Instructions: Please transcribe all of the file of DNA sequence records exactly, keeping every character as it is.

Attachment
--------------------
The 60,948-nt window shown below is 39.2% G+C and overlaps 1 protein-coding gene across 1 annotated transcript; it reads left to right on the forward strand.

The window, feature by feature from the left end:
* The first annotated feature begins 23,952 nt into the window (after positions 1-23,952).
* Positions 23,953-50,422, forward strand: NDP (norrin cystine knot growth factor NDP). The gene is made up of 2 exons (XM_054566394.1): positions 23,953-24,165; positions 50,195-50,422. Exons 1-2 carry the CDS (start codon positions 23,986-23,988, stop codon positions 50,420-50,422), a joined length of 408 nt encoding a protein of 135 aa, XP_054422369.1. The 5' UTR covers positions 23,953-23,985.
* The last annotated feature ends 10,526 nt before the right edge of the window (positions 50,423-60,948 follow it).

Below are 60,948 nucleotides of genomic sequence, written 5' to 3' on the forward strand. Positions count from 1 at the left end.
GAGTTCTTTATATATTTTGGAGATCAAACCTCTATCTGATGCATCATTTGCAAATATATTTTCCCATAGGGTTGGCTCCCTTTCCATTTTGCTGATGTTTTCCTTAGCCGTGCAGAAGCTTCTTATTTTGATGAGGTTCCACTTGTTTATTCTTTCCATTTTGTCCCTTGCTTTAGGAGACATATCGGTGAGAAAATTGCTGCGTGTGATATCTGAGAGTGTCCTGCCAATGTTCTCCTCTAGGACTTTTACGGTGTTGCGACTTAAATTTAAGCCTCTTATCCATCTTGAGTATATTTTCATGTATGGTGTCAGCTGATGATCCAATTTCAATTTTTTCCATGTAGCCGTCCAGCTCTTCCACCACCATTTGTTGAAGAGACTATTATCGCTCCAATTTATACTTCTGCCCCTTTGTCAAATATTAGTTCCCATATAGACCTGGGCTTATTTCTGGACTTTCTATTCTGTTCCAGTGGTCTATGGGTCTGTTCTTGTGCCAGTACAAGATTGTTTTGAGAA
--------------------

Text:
The 60,948-nt window shown below is 39.2% G+C and overlaps 1 protein-coding gene across 1 annotated transcript; it reads left to right on the forward strand.

The window, feature by feature from the left end:
* The first annotated feature begins 23,952 nt into the window (after positions 1-23,952).
* Positions 23,953-50,422, forward strand: NDP (norrin cystine knot growth factor NDP). The gene is made up of 2 exons (XM_054566394.1): positions 23,953-24,165; positions 50,195-50,422. Exons 1-2 carry the CDS (start codon positions 23,986-23,988, stop codon positions 50,420-50,422), a joined length of 408 nt encoding a protein of 135 aa, XP_054422369.1. The 5' UTR covers positions 23,953-23,985.
* The last annotated feature ends 10,526 nt before the right edge of the window (positions 50,423-60,948 follow it).

Below are 60,948 nucleotides of genomic sequence, written 5' to 3' on the forward strand. Positions count from 1 at the left end.
GAGTTCTTTATATATTTTGGAGATCAAACCTCTATCTGATGCATCATTTGCAAATATATTTTCCCATAGGGTTGGCTCCCTTTCCATTTTGCTGATGTTTTCCTTAGCCGTGCAGAAGCTTCTTATTTTGATGAGGTTCCACTTGTTTATTCTTTCCATTTTGTCCCTTGCTTTAGGAGACATATCGGTGAGAAAATTGCTGCGTGTGATATCTGAGAGTGTCCTGCCAATGTTCTCCTCTAGGACTTTTACGGTGTTGCGACTTAAATTTAAGCCTCTTATCCATCTTGAGTATATTTTCATGTATGGTGTCAGCTGATGATCCAATTTCAATTTTTTCCATGTAGCCGTCCAGCTCTTCCACCACCATTTGTTGAAGAGACTATTATCGCTCCAATTTATACTTCTGCCCCTTTGTCAAATATTAGTTCCCATATAGACCTGGGCTTATTTCTGGACTTTCTATTCTGTTCCAGTGGTCTATGGGTCTGTTCTTGTGCCAGTACAAGATTGTTTTGAGAA